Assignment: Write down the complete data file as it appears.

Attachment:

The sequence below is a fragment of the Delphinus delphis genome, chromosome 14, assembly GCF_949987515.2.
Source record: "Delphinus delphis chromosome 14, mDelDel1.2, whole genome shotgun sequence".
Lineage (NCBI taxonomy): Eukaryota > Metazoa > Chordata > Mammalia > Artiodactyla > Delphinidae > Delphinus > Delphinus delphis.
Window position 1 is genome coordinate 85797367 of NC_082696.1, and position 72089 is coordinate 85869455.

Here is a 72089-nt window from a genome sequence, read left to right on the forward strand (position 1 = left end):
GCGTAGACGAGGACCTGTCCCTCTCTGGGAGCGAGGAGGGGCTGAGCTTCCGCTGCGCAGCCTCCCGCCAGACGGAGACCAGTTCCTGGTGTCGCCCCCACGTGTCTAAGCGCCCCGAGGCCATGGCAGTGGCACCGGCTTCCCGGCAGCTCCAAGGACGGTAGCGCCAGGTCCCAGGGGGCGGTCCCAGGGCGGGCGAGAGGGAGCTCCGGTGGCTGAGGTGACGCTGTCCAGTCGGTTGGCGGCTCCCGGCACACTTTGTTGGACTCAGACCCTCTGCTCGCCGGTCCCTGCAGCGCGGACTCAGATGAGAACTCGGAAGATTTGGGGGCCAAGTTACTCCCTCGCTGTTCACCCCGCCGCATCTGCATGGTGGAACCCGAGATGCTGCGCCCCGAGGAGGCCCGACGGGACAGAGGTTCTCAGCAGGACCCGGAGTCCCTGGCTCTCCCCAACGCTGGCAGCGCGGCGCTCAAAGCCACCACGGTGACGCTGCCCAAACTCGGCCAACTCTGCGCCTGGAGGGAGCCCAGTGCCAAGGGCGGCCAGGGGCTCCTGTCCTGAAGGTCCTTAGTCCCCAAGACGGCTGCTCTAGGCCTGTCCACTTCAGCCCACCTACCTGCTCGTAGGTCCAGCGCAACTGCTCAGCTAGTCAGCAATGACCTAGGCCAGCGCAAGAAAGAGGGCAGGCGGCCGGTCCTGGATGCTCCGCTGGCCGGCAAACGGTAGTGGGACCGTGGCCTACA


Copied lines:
The sequence below is a fragment of the Delphinus delphis genome, chromosome 14, assembly GCF_949987515.2.
Source record: "Delphinus delphis chromosome 14, mDelDel1.2, whole genome shotgun sequence".
Lineage (NCBI taxonomy): Eukaryota > Metazoa > Chordata > Mammalia > Artiodactyla > Delphinidae > Delphinus > Delphinus delphis.
Window position 1 is genome coordinate 85797367 of NC_082696.1, and position 72089 is coordinate 85869455.

Here is a 72089-nt window from a genome sequence, read left to right on the forward strand (position 1 = left end):
GCGTAGACGAGGACCTGTCCCTCTCTGGGAGCGAGGAGGGGCTGAGCTTCCGCTGCGCAGCCTCCCGCCAGACGGAGACCAGTTCCTGGTGTCGCCCCCACGTGTCTAAGCGCCCCGAGGCCATGGCAGTGGCACCGGCTTCCCGGCAGCTCCAAGGACGGTAGCGCCAGGTCCCAGGGGGCGGTCCCAGGGCGGGCGAGAGGGAGCTCCGGTGGCTGAGGTGACGCTGTCCAGTCGGTTGGCGGCTCCCGGCACACTTTGTTGGACTCAGACCCTCTGCTCGCCGGTCCCTGCAGCGCGGACTCAGATGAGAACTCGGAAGATTTGGGGGCCAAGTTACTCCCTCGCTGTTCACCCCGCCGCATCTGCATGGTGGAACCCGAGATGCTGCGCCCCGAGGAGGCCCGACGGGACAGAGGTTCTCAGCAGGACCCGGAGTCCCTGGCTCTCCCCAACGCTGGCAGCGCGGCGCTCAAAGCCACCACGGTGACGCTGCCCAAACTCGGCCAACTCTGCGCCTGGAGGGAGCCCAGTGCCAAGGGCGGCCAGGGGCTCCTGTCCTGAAGGTCCTTAGTCCCCAAGACGGCTGCTCTAGGCCTGTCCACTTCAGCCCACCTACCTGCTCGTAGGTCCAGCGCAACTGCTCAGCTAGTCAGCAATGACCTAGGCCAGCGCAAGAAAGAGGGCAGGCGGCCGGTCCTGGATGCTCCGCTGGCCGGCAAACGGTAGTGGGACCGTGGCCTACA